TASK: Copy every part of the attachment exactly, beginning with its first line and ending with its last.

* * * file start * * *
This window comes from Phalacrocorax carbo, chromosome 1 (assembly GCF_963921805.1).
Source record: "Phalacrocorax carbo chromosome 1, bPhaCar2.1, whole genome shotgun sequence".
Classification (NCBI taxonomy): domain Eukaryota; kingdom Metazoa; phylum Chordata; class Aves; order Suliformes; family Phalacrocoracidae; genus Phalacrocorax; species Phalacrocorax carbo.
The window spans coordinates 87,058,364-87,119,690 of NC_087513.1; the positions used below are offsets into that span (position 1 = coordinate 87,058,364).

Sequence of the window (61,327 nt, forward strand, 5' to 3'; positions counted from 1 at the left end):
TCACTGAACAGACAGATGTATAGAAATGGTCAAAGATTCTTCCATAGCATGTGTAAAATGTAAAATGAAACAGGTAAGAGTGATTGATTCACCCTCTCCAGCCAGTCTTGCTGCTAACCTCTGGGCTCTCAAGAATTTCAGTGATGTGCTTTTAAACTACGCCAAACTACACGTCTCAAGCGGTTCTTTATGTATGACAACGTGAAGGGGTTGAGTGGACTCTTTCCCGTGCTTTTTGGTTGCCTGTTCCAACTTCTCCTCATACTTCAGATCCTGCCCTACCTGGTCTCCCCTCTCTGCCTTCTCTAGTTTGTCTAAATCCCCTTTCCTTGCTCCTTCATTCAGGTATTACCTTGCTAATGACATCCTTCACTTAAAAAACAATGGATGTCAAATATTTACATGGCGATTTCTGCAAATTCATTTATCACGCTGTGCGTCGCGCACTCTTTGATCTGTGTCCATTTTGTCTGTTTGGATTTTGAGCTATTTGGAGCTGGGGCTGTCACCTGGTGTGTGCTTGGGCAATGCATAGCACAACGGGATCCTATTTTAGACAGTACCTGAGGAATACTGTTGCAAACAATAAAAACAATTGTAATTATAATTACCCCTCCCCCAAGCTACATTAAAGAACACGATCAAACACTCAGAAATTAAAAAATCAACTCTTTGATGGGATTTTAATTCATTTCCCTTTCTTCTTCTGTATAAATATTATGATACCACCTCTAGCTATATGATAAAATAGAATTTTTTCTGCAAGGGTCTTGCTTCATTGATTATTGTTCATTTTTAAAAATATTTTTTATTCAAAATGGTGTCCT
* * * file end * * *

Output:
This window comes from Phalacrocorax carbo, chromosome 1 (assembly GCF_963921805.1).
Source record: "Phalacrocorax carbo chromosome 1, bPhaCar2.1, whole genome shotgun sequence".
Classification (NCBI taxonomy): domain Eukaryota; kingdom Metazoa; phylum Chordata; class Aves; order Suliformes; family Phalacrocoracidae; genus Phalacrocorax; species Phalacrocorax carbo.
The window spans coordinates 87,058,364-87,119,690 of NC_087513.1; the positions used below are offsets into that span (position 1 = coordinate 87,058,364).

Sequence of the window (61,327 nt, forward strand, 5' to 3'; positions counted from 1 at the left end):
TCACTGAACAGACAGATGTATAGAAATGGTCAAAGATTCTTCCATAGCATGTGTAAAATGTAAAATGAAACAGGTAAGAGTGATTGATTCACCCTCTCCAGCCAGTCTTGCTGCTAACCTCTGGGCTCTCAAGAATTTCAGTGATGTGCTTTTAAACTACGCCAAACTACACGTCTCAAGCGGTTCTTTATGTATGACAACGTGAAGGGGTTGAGTGGACTCTTTCCCGTGCTTTTTGGTTGCCTGTTCCAACTTCTCCTCATACTTCAGATCCTGCCCTACCTGGTCTCCCCTCTCTGCCTTCTCTAGTTTGTCTAAATCCCCTTTCCTTGCTCCTTCATTCAGGTATTACCTTGCTAATGACATCCTTCACTTAAAAAACAATGGATGTCAAATATTTACATGGCGATTTCTGCAAATTCATTTATCACGCTGTGCGTCGCGCACTCTTTGATCTGTGTCCATTTTGTCTGTTTGGATTTTGAGCTATTTGGAGCTGGGGCTGTCACCTGGTGTGTGCTTGGGCAATGCATAGCACAACGGGATCCTATTTTAGACAGTACCTGAGGAATACTGTTGCAAACAATAAAAACAATTGTAATTATAATTACCCCTCCCCCAAGCTACATTAAAGAACACGATCAAACACTCAGAAATTAAAAAATCAACTCTTTGATGGGATTTTAATTCATTTCCCTTTCTTCTTCTGTATAAATATTATGATACCACCTCTAGCTATATGATAAAATAGAATTTTTTCTGCAAGGGTCTTGCTTCATTGATTATTGTTCATTTTTAAAAATATTTTTTATTCAAAATGGTGTCCT